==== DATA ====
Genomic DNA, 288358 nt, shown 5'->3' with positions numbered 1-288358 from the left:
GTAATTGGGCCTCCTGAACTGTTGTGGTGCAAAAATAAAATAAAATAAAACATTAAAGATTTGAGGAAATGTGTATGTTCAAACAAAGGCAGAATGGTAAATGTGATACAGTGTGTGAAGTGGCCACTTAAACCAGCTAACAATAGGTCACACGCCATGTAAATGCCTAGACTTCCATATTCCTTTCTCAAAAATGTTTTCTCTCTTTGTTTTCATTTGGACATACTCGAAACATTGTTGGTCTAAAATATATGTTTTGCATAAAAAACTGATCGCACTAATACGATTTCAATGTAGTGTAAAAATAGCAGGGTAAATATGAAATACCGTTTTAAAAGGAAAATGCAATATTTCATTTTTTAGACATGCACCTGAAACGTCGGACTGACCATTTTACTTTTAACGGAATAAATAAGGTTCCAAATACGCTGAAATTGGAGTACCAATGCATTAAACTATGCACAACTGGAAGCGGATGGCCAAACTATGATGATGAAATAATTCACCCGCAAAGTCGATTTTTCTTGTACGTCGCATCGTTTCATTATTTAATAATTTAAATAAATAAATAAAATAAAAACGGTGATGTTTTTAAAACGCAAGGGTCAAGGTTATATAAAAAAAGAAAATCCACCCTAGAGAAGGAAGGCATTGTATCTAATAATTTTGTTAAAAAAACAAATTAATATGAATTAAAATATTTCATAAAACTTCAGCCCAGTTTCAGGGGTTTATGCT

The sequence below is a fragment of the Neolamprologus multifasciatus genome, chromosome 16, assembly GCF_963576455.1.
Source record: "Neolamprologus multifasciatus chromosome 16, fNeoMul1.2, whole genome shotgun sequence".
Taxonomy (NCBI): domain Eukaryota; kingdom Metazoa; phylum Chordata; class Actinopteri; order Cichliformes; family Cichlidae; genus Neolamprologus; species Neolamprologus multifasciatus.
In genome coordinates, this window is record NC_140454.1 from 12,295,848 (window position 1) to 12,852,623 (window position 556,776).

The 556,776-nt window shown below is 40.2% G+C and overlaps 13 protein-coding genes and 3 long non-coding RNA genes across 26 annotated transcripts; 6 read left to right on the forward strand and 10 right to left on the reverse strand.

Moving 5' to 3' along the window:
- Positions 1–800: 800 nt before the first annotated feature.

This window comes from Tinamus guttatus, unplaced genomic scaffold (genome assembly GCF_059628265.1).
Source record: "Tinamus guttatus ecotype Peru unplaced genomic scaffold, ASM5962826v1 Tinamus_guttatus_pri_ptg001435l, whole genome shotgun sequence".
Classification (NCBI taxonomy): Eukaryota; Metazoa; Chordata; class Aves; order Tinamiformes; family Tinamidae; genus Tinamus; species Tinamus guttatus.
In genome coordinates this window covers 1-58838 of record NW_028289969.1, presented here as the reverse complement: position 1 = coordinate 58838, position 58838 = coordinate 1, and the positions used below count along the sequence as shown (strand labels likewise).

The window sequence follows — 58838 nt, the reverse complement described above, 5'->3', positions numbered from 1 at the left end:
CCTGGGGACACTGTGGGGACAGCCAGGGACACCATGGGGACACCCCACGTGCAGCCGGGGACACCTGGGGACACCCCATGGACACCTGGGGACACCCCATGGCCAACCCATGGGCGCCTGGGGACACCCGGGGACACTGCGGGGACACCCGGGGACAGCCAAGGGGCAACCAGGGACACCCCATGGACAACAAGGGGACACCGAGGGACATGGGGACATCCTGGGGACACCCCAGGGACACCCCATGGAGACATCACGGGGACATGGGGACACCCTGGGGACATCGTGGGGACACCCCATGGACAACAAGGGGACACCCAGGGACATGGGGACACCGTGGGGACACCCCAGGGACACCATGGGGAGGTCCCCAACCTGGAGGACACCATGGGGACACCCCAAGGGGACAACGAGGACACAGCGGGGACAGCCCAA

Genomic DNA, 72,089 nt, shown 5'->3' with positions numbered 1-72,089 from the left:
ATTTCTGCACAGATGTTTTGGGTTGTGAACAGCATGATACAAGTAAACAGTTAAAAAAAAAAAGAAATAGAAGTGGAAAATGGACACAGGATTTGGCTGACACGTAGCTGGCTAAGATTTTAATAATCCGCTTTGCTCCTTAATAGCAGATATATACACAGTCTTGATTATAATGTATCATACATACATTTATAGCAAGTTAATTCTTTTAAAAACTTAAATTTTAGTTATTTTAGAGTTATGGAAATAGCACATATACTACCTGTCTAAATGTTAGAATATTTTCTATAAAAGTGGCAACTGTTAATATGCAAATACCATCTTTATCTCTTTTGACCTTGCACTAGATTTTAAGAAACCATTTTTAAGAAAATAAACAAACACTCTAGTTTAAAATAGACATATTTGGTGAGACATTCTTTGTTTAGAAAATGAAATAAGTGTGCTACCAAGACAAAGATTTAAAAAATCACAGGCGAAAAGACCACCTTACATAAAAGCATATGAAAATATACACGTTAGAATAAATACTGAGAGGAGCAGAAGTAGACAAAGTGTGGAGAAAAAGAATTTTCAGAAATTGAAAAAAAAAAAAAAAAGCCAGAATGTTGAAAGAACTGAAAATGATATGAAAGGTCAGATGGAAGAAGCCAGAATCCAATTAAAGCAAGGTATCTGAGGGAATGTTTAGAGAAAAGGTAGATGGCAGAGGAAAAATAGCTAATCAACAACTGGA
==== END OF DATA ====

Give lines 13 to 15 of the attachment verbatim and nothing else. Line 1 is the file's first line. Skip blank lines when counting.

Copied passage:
In genome coordinates this window covers 1-58838 of record NW_028289969.1, presented here as the reverse complement: position 1 = coordinate 58838, position 58838 = coordinate 1, and the positions used below count along the sequence as shown (strand labels likewise).

The window sequence follows — 58838 nt, the reverse complement described above, 5'->3', positions numbered from 1 at the left end:
CCTGGGGACACTGTGGGGACAGCCAGGGACACCATGGGGACACCCCACGTGCAGCCGGGGACACCTGGGGACACCCCATGGACACCTGGGGACACCCCATGGCCAACCCATGGGCGCCTGGGGACACCCGGGGACACTGCGGGGACACCCGGGGACAGCCAAGGGGCAACCAGGGACACCCCATGGACAACAAGGGGACACCGAGGGACATGGGGACATCCTGGGGACACCCCAGGGACACCCCATGGAGACATCACGGGGACATGGGGACACCCTGGGGACATCGTGGGGACACCCCATGGACAACAAGGGGACACCCAGGGACATGGGGACACCGTGGGGACACCCCAGGGACACCATGGGGAGGTCCCCAACCTGGAGGACACCATGGGGACACCCCAAGGGGACAACGAGGACACAGCGGGGACAGCCCAA